The Cheer-Up Society was a uniquely South Australian organisation established in 1914 by Adelaide businesswoman Alexandrine (Alexandra) Seager and William Sowden of the Register newspaper to provide for the needs of soldiers on the move during the First World War.
Staffed largely by women volunteers, the society began offering refreshment and recreation in a large tent north of the Adelaide Railway Station early in 1915. The tent was replaced by a hut, built through fundraising and with material and labour donated by local businesses and tradespeople. The Cheer-Up Hut opened on 4 November 1915.
The opening of the Cheer-Up Hut was accompanied by a ‘Button Day’ to raise funds for the society and its work. The sale of especially designed buttons or badges began at 8am with ‘an army of girls’ selling them in the main streets of Adelaide. The women volunteers were organised into groups representing those ‘fighting at the front’. The 3rd and 9th Light Horse, the 10th, 12th, 16th and 27th Battalions, and the Army Medical Corps were all represented. Some wounded returned soldiers also assisted.
The first Cheer-Up Society membership badge was the subject of a competition run in 1914. Nelson Wood of Adelaide won with his design for a bronze medallion. A new badge replaced this one later in the war. Badge days and fairs became regular fundraising events for the society.
At the Cheer-Up Hut, soldiers could eat a meal and relax in a place deemed morally safer than hotels. Free entertainment was provided and facilities included a rest room, billiard room, dining hall and lounge areas. Special celebrations were organised at times such as Christmas. By the end of 1915 volunteers were serving about 10 000 meals per month. In four years the society catered for 200 000 servicemen.
In July 1918 the hut’s amenities were increased with the opening of a State War Council Soldiers’ Hostel. Located west of the City Baths and close to the hut, it provided much needed accommodation for 50 men, a lunch room, and hot and cold baths.
The hut closed on 24 December 1919 after the bulk of the servicemen had returned following the end of the war. However, it reopened as required to cater for later arrivals and provided a venue for returned soldier activities and associations.
The society imposed strict discipline on its volunteers. Only women of ‘good character’ could join. The volunteers cooked, served meals, distributed foodstuffs and clothes, and organised entertainments, formal farewells and ‘Welcome Home’ gatherings for soldiers.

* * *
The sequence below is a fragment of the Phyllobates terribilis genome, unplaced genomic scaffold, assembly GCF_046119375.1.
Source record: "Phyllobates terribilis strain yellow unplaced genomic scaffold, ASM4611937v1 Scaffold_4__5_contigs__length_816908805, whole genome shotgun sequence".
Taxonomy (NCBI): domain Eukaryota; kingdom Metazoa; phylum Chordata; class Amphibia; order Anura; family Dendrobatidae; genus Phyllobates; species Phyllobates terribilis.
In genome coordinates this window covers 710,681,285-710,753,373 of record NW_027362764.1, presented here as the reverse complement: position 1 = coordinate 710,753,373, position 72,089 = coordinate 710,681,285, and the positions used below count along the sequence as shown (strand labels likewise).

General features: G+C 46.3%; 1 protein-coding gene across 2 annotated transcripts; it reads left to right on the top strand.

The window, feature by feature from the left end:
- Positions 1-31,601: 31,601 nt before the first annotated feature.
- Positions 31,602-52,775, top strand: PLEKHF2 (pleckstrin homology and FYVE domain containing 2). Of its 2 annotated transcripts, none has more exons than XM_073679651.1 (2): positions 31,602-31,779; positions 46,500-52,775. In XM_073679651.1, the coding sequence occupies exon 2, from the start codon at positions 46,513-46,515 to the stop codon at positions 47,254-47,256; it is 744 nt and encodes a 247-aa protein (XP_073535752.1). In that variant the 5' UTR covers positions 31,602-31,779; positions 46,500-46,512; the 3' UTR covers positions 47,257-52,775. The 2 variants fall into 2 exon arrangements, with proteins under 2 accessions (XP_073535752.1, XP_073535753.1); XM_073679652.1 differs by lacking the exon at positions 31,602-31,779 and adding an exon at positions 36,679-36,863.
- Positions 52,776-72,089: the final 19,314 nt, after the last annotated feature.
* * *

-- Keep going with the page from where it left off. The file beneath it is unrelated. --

Volunteers wore white dresses, with an apron and headdress, similar to a nurse’s uniform. Later in the war they pinned embroidered service emblems onto their aprons. Each stripe below the emblem represented a year of voluntary service in the society. Volunteers also wore an embroidered cloth badge on their headdress.
In addition to providing services at the Cheer-Up Hut, the society instigated a Violet Day appeal, with the first being held on 2 July 1915. Small posies of ‘the humble and beautiful violet’ were sold to raise funds for the establishment of a permanent club for returned soldiers. Violet Day became a local remembrance day for Australian soldiers who died during the First World War.
Second World War
The Cheer-Up Hut was revived on a much larger scale in 1939 for the Second World War. The facilities built during the First World War were improved and a large accommodation hostel erected at the rear. The Schools' Patriotic Fund (SPF) Hostel offered accommodation from 1941 for servicemen on leave. The large number of servicemen coming through Adelaide in 1942–43 led to a Cheer-Up Hut No. 2 being established in the Palais Royal dance venue on North Terrace. The original hut was renamed Cheer-Up Hut No. 1.
After the Second World War Hut No. 1 and the SPF Hostel were sold to the state government which converted them to the Elder Park Migrant Hostel, providing initial accommodation for newly arrived migrants from Europe. The Cheer-Up Society disbanded in 1964 and its funds and assets were distributed to welfare and service groups. A Cheer-Up Association succeeded the society but the gatherings of these former members of the society fell away in 1970 when the hostel was demolished for the construction of the Adelaide Festival Centre.